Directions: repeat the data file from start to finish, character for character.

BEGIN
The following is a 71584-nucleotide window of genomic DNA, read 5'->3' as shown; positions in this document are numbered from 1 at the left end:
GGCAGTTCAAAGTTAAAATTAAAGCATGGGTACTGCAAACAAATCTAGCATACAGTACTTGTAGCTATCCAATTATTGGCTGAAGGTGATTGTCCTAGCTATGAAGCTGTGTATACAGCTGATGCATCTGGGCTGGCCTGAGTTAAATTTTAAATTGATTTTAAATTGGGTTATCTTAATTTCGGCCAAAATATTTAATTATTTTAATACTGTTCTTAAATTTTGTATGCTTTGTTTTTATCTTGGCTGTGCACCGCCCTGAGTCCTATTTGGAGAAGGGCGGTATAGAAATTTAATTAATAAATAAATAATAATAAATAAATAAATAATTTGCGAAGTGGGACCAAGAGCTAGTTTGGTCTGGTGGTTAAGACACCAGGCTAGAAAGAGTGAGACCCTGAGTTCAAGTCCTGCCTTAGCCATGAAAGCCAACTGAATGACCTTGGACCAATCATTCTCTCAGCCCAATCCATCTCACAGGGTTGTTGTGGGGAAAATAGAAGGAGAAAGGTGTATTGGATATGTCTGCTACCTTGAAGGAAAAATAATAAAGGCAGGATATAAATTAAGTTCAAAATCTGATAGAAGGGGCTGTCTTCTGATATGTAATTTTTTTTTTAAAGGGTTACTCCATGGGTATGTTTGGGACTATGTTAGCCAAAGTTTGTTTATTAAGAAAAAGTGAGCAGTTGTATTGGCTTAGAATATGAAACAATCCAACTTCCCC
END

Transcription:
The following is a 71584-nucleotide window of genomic DNA, read 5'->3' as shown; positions in this document are numbered from 1 at the left end:
GGCAGTTCAAAGTTAAAATTAAAGCATGGGTACTGCAAACAAATCTAGCATACAGTACTTGTAGCTATCCAATTATTGGCTGAAGGTGATTGTCCTAGCTATGAAGCTGTGTATACAGCTGATGCATCTGGGCTGGCCTGAGTTAAATTTTAAATTGATTTTAAATTGGGTTATCTTAATTTCGGCCAAAATATTTAATTATTTTAATACTGTTCTTAAATTTTGTATGCTTTGTTTTTATCTTGGCTGTGCACCGCCCTGAGTCCTATTTGGAGAAGGGCGGTATAGAAATTTAATTAATAAATAAATAATAATAAATAAATAAATAATTTGCGAAGTGGGACCAAGAGCTAGTTTGGTCTGGTGGTTAAGACACCAGGCTAGAAAGAGTGAGACCCTGAGTTCAAGTCCTGCCTTAGCCATGAAAGCCAACTGAATGACCTTGGACCAATCATTCTCTCAGCCCAATCCATCTCACAGGGTTGTTGTGGGGAAAATAGAAGGAGAAAGGTGTATTGGATATGTCTGCTACCTTGAAGGAAAAATAATAAAGGCAGGATATAAATTAAGTTCAAAATCTGATAGAAGGGGCTGTCTTCTGATATGTAATTTTTTTTTTAAAGGGTTACTCCATGGGTATGTTTGGGACTATGTTAGCCAAAGTTTGTTTATTAAGAAAAAGTGAGCAGTTGTATTGGCTTAGAATATGAAACAATCCAACTTCCCC